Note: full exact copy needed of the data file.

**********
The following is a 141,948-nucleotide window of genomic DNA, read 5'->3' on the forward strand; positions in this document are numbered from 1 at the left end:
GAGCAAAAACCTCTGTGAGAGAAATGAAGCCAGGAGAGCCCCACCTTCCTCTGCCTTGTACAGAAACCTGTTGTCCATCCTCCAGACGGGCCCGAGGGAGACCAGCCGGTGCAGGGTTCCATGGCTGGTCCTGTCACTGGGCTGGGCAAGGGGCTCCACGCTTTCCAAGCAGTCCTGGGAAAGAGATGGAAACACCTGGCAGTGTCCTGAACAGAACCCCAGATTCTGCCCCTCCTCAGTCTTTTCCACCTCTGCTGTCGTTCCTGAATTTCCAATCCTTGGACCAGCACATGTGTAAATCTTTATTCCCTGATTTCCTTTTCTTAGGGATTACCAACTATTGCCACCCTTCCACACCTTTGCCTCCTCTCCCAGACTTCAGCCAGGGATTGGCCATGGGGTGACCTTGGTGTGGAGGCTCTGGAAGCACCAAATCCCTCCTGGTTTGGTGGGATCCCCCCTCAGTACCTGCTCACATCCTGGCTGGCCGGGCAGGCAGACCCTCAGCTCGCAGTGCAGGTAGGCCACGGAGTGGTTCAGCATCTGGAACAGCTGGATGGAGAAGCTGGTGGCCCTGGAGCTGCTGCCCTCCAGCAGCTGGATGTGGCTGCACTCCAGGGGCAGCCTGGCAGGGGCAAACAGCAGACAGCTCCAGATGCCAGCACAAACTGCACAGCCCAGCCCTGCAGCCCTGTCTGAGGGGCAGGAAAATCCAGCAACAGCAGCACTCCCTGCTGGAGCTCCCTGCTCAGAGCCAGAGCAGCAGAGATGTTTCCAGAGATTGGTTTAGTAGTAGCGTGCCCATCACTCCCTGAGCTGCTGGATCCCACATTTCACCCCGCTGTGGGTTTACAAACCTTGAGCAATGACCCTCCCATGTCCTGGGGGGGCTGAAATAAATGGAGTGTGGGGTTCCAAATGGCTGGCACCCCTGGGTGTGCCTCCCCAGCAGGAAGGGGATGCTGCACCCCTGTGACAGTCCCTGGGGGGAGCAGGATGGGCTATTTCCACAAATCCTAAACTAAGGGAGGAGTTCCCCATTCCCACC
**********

The following is a 141,948-nucleotide window of genomic DNA, read 5'->3' on the forward strand; positions in this document are numbered from 1 at the left end:
GAGCAAAAACCTCTGTGAGAGAAATGAAGCCAGGAGAGCCCCACCTTCCTCTGCCTTGTACAGAAACCTGTTGTCCATCCTCCAGACGGGCCCGAGGGAGACCAGCCGGTGCAGGGTTCCATGGCTGGTCCTGTCACTGGGCTGGGCAAGGGGCTCCACGCTTTCCAAGCAGTCCTGGGAAAGAGATGGAAACACCTGGCAGTGTCCTGAACAGAACCCCAGATTCTGCCCCTCCTCAGTCTTTTCCACCTCTGCTGTCGTTCCTGAATTTCCAATCCTTGGACCAGCACATGTGTAAATCTTTATTCCCTGATTTCCTTTTCTTAGGGATTACCAACTATTGCCACCCTTCCACACCTTTGCCTCCTCTCCCAGACTTCAGCCAGGGATTGGCCATGGGGTGACCTTGGTGTGGAGGCTCTGGAAGCACCAAATCCCTCCTGGTTTGGTGGGATCCCCCCTCAGTACCTGCTCACATCCTGGCTGGCCGGGCAGGCAGACCCTCAGCTCGCAGTGCAGGTAGGCCACGGAGTGGTTCAGCATCTGGAACAGCTGGATGGAGAAGCTGGTGGCCCTGGAGCTGCTGCCCTCCAGCAGCTGGATGTGGCTGCACTCCAGGGGCAGCCTGGCAGGGGCAAACAGCAGACAGCTCCAGATGCCAGCACAAACTGCACAGCCCAGCCCTGCAGCCCTGTCTGAGGGGCAGGAAAATCCAGCAACAGCAGCACTCCCTGCTGGAGCTCCCTGCTCAGAGCCAGAGCAGCAGAGATGTTTCCAGAGATTGGTTTAGTAGTAGCGTGCCCATCACTCCCTGAGCTGCTGGATCCCACATTTCACCCCGCTGTGGGTTTACAAACCTTGAGCAATGACCCTCCCATGTCCTGGGGGGGCTGAAATAAATGGAGTGTGGGGTTCCAAATGGCTGGCACCCCTGGGTGTGCCTCCCCAGCAGGAAGGGGATGCTGCACCCCTGTGACAGTCCCTGGGGGGAGCAGGATGGGCTATTTCCACAAATCCTAAACTAAGGGAGGAGTTCCCCATTCCCACC